Are Work Requirements and Premiums On the Horizon for Medicaid’s Able-Bodied?
Two years ago, I wrote about a variety of ways Missouri could reform its Medicaid program. From health savings accounts to regulatory reform, the paper presents a wide-ranging and integrated proposal for delivering better care to Missouri’s neediest patients at a better price for taxpayers. Could other reforms poke through too? Absolutely, and two of the more prominent alternatives right now have to do with work requirements and premiums.
The question of the cost of Medicaid in the years ahead is perhaps the biggest problem that work requirements and premiums address. The Department of Health and Human Services (HHS) forecasted in 2013 that the cost of Medicaid will continue to exceed the rate of inflation for at least the next decade because both the cost of services and the number of beneficiaries are rising. On that trajectory, the total cost of the program is set to nearly double to approximately $900 billion in spending annually by 2022, from about $450 billion in 2013.
Access for our most vulnerable is already being squeezed by today’s program, and this upward trend in spending—in contradiction, of course, to the “cost curve bending” claims about Obamacare by its supporters—does not bode well for the sustainability of the Medicaid status quo in the years ahead. Something will have to change to mitigate these spending pressures.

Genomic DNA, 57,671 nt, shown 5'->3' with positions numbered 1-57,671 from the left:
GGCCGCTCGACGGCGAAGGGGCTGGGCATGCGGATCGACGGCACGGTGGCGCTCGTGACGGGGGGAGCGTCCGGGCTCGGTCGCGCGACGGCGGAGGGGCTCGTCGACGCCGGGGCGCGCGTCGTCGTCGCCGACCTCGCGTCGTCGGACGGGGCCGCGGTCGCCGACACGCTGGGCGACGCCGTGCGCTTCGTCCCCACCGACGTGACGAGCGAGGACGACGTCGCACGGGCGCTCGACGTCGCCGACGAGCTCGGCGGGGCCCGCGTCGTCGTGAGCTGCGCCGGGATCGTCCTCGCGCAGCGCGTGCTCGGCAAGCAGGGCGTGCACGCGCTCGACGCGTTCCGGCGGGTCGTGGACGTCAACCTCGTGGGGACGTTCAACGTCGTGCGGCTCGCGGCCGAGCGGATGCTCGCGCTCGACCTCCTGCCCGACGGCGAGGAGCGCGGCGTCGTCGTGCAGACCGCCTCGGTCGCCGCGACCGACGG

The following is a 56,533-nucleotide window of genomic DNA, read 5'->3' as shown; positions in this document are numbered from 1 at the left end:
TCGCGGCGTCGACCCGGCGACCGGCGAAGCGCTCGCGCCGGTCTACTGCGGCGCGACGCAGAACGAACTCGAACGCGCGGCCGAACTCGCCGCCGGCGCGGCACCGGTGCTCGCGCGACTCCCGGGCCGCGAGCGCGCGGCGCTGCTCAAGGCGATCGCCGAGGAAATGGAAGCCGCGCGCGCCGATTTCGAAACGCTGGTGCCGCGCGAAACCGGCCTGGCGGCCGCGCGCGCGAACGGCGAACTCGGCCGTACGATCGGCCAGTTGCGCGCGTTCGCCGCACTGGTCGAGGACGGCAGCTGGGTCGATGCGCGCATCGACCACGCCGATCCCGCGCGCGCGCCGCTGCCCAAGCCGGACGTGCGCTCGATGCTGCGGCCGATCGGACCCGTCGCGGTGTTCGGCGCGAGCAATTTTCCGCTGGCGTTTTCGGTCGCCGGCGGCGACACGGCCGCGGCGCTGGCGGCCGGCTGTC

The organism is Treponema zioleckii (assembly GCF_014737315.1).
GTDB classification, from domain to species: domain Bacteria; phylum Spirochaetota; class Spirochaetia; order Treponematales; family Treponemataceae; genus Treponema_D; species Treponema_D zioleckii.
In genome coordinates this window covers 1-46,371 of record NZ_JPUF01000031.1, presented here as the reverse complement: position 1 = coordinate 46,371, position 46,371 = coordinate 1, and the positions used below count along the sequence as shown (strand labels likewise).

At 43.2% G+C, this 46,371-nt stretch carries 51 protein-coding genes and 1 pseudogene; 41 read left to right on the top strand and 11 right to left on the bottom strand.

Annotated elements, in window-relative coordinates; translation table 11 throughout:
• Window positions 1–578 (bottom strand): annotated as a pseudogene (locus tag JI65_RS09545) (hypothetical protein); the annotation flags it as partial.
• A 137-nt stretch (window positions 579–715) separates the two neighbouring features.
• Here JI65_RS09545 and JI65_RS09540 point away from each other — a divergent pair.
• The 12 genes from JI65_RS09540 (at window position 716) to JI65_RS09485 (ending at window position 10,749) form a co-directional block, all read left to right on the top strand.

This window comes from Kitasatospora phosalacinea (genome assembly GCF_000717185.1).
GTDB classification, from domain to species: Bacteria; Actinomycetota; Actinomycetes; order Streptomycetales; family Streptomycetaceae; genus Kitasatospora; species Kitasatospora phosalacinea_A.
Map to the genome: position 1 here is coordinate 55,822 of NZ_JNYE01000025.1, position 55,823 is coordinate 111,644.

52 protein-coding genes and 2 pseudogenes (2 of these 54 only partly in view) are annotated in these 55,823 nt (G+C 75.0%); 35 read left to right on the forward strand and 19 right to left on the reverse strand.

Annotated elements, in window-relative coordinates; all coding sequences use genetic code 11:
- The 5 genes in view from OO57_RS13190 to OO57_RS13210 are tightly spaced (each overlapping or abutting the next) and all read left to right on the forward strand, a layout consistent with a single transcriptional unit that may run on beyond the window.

In this context, it’s very possible that work requirements and premiums for at least some able-bodied Medicaid beneficiaries could become the norm in some states. On the one hand, a work requirement for the able-bodied would ensure that a beneficiary would have a stream of income to help support themselves and supplement their welfare benefits; on the other hand, a modest premium would not only give beneficiaries a stake in their care, but also a reduced benefit cliff as their economic prospects improve. Different proposals have set different thresholds for work and premiums, but the underlying idea is pretty simple—if you can help pay for your care, you should, and because you are, you’re also helping to ensure that care for the most vulnerable is more available and more fully funded.
Unfortunately, state Medicaid plans that include robust work and premium requirements have a tendency of being rejected or gutted by the HHS right now. Whether the HHS continues to do so is an open question; the department may view these reforms as unnecessary right now, but as Medicaid spending spikes in the years ahead, robust work and premium changes at the state level may look better and better as a way of ensuring the poorest have access to care. They’re certainly ideas worth considering—and considering sooner rather than later.